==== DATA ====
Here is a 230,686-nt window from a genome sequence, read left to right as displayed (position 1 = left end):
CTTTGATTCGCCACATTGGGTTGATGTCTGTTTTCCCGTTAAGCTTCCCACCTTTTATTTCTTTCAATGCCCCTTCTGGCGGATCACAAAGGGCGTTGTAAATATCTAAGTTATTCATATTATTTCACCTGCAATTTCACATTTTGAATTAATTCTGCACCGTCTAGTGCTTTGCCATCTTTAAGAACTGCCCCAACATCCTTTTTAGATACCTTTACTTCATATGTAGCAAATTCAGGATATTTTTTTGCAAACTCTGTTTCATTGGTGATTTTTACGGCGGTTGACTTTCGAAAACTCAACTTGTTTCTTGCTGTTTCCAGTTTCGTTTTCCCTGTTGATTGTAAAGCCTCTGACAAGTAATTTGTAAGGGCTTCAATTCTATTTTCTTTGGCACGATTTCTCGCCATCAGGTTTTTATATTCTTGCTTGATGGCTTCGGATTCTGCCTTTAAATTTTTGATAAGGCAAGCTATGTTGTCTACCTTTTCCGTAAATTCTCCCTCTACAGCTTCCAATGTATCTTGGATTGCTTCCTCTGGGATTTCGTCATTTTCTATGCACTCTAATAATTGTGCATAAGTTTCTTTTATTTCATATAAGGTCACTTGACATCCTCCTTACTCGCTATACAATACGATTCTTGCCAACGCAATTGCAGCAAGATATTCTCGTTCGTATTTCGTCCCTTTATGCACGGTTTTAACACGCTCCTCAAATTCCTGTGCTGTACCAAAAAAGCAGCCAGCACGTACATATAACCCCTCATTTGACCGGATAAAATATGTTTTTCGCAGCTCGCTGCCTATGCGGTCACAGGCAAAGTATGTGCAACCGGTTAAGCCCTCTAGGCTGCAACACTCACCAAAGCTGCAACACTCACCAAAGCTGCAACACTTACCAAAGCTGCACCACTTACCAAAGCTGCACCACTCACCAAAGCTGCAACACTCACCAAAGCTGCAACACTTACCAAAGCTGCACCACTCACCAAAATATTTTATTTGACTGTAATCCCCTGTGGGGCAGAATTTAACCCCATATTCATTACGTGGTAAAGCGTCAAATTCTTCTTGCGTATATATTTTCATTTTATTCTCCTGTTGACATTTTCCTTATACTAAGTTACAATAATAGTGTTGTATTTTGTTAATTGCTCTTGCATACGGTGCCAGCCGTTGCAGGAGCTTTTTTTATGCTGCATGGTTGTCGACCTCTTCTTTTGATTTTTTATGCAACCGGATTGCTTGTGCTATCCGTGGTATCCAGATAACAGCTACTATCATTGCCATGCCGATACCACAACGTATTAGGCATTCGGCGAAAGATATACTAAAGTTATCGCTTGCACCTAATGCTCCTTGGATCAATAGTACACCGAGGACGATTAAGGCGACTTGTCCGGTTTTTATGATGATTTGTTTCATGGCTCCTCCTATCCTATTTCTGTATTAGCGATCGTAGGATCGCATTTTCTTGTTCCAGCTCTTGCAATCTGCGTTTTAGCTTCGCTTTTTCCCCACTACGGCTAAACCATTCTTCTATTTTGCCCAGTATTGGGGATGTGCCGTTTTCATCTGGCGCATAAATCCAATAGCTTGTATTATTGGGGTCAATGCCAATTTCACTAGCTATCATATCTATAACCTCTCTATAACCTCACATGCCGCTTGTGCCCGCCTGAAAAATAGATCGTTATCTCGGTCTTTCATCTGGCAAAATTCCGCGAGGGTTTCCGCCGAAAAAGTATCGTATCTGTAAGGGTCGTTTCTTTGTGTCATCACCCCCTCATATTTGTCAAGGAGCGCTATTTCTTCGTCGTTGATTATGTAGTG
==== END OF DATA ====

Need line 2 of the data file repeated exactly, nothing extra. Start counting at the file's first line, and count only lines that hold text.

CTTTGATTCGCCACATTGGGTTGATGTCTGTTTTCCCGTTAAGCTTCCCACCTTTTATTTCTTTCAATGCCCCTTCTGGCGGATCACAAAGGGCGTTGTAAATATCTAAGTTATTCATATTATTTCACCTGCAATTTCACATTTTGAATTAATTCTGCACCGTCTAGTGCTTTGCCATCTTTAAGAACTGCCCCAACATCCTTTTTAGATACCTTTACTTCATATGTAGCAAATTCAGGATATTTTTTTGCAAACTCTGTTTCATTGGTGATTTTTACGGCGGTTGACTTTCGAAAACTCAACTTGTTTCTTGCTGTTTCCAGTTTCGTTTTCCCTGTTGATTGTAAAGCCTCTGACAAGTAATTTGTAAGGGCTTCAATTCTATTTTCTTTGGCACGATTTCTCGCCATCAGGTTTTTATATTCTTGCTTGATGGCTTCGGATTCTGCCTTTAAATTTTTGATAAGGCAAGCTATGTTGTCTACCTTTTCCGTAAATTCTCCCTCTACAGCTTCCAATGTATCTTGGATTGCTTCCTCTGGGATTTCGTCATTTTCTATGCACTCTAATAATTGTGCATAAGTTTCTTTTATTTCATATAAGGTCACTTGACATCCTCCTTACTCGCTATACAATACGATTCTTGCCAACGCAATTGCAGCAAGATATTCTCGTTCGTATTTCGTCCCTTTATGCACGGTTTTAACACGCTCCTCAAATTCCTGTGCTGTACCAAAAAAGCAGCCAGCACGTACATATAACCCCTCATTTGACCGGATAAAATATGTTTTTCGCAGCTCGCTGCCTATGCGGTCACAGGCAAAGTATGTGCAACCGGTTAAGCCCTCTAGGCTGCAACACTCACCAAAGCTGCAACACTCACCAAAGCTGCAACACTTACCAAAGCTGCACCACTTACCAAAGCTGCACCACTCACCAAAGCTGCAACACTCACCAAAGCTGCAACACTTACCAAAGCTGCACCACTCACCAAAATATTTTATTTGACTGTAATCCCCTGTGGGGCAGAATTTAACCCCATATTCATTACGTGGTAAAGCGTCAAATTCTTCTTGCGTATATATTTTCATTTTATTCTCCTGTTGACATTTTCCTTATACTAAGTTACAATAATAGTGTTGTATTTTGTTAATTGCTCTTGCATACGGTGCCAGCCGTTGCAGGAGCTTTTTTTATGCTGCATGGTTGTCGACCTCTTCTTTTGATTTTTTATGCAACCGGATTGCTTGTGCTATCCGTGGTATCCAGATAACAGCTACTATCATTGCCATGCCGATACCACAACGTATTAGGCATTCGGCGAAAGATATACTAAAGTTATCGCTTGCACCTAATGCTCCTTGGATCAATAGTACACCGAGGACGATTAAGGCGACTTGTCCGGTTTTTATGATGATTTGTTTCATGGCTCCTCCTATCCTATTTCTGTATTAGCGATCGTAGGATCGCATTTTCTTGTTCCAGCTCTTGCAATCTGCGTTTTAGCTTCGCTTTTTCCCCACTACGGCTAAACCATTCTTCTATTTTGCCCAGTATTGGGGATGTGCCGTTTTCATCTGGCGCATAAATCCAATAGCTTGTATTATTGGGGTCAATGCCAATTTCACTAGCTATCATATCTATAACCTCTCTATAACCTCACATGCCGCTTGTGCCCGCCTGAAAAATAGATCGTTATCTCGGTCTTTCATCTGGCAAAATTCCGCGAGGGTTTCCGCCGAAAAAGTATCGTATCTGTAAGGGTCGTTTCTTTGTGTCATCACCCCCTCATATTTGTCAAGGAGCGCTATTTCTTCGTCGTTGATTATGTAGTG